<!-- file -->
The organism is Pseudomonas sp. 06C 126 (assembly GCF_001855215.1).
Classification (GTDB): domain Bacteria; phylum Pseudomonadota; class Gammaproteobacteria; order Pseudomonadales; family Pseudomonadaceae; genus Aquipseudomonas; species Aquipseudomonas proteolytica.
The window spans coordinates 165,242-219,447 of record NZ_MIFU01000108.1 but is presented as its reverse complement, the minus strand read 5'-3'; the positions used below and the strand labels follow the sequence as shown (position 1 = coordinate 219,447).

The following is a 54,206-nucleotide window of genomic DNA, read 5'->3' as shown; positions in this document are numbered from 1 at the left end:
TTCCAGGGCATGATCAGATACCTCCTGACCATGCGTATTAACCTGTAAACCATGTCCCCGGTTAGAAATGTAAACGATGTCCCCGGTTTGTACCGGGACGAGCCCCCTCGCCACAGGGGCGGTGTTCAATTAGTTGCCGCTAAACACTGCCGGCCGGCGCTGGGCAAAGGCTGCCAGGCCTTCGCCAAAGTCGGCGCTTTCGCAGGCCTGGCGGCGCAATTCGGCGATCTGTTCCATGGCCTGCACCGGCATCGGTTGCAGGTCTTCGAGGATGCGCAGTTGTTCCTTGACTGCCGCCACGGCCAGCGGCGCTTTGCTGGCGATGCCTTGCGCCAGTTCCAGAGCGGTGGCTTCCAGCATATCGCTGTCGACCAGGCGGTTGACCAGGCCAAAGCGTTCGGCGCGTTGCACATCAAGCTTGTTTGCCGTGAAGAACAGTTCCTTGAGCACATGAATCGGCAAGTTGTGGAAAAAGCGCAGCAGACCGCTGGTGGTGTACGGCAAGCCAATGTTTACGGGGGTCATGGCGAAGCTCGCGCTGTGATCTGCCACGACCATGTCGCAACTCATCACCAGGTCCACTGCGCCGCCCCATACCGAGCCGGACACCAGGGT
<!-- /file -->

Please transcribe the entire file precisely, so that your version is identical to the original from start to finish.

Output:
The organism is Pseudomonas sp. 06C 126 (assembly GCF_001855215.1).
Classification (GTDB): domain Bacteria; phylum Pseudomonadota; class Gammaproteobacteria; order Pseudomonadales; family Pseudomonadaceae; genus Aquipseudomonas; species Aquipseudomonas proteolytica.
The window spans coordinates 165,242-219,447 of record NZ_MIFU01000108.1 but is presented as its reverse complement, the minus strand read 5'-3'; the positions used below and the strand labels follow the sequence as shown (position 1 = coordinate 219,447).

The following is a 54,206-nucleotide window of genomic DNA, read 5'->3' as shown; positions in this document are numbered from 1 at the left end:
TTCCAGGGCATGATCAGATACCTCCTGACCATGCGTATTAACCTGTAAACCATGTCCCCGGTTAGAAATGTAAACGATGTCCCCGGTTTGTACCGGGACGAGCCCCCTCGCCACAGGGGCGGTGTTCAATTAGTTGCCGCTAAACACTGCCGGCCGGCGCTGGGCAAAGGCTGCCAGGCCTTCGCCAAAGTCGGCGCTTTCGCAGGCCTGGCGGCGCAATTCGGCGATCTGTTCCATGGCCTGCACCGGCATCGGTTGCAGGTCTTCGAGGATGCGCAGTTGTTCCTTGACTGCCGCCACGGCCAGCGGCGCTTTGCTGGCGATGCCTTGCGCCAGTTCCAGAGCGGTGGCTTCCAGCATATCGCTGTCGACCAGGCGGTTGACCAGGCCAAAGCGTTCGGCGCGTTGCACATCAAGCTTGTTTGCCGTGAAGAACAGTTCCTTGAGCACATGAATCGGCAAGTTGTGGAAAAAGCGCAGCAGACCGCTGGTGGTGTACGGCAAGCCAATGTTTACGGGGGTCATGGCGAAGCTCGCGCTGTGATCTGCCACGACCATGTCGCAACTCATCACCAGGTCCACTGCGCCGCCCCATACCGAGCCGGACACCAGGGT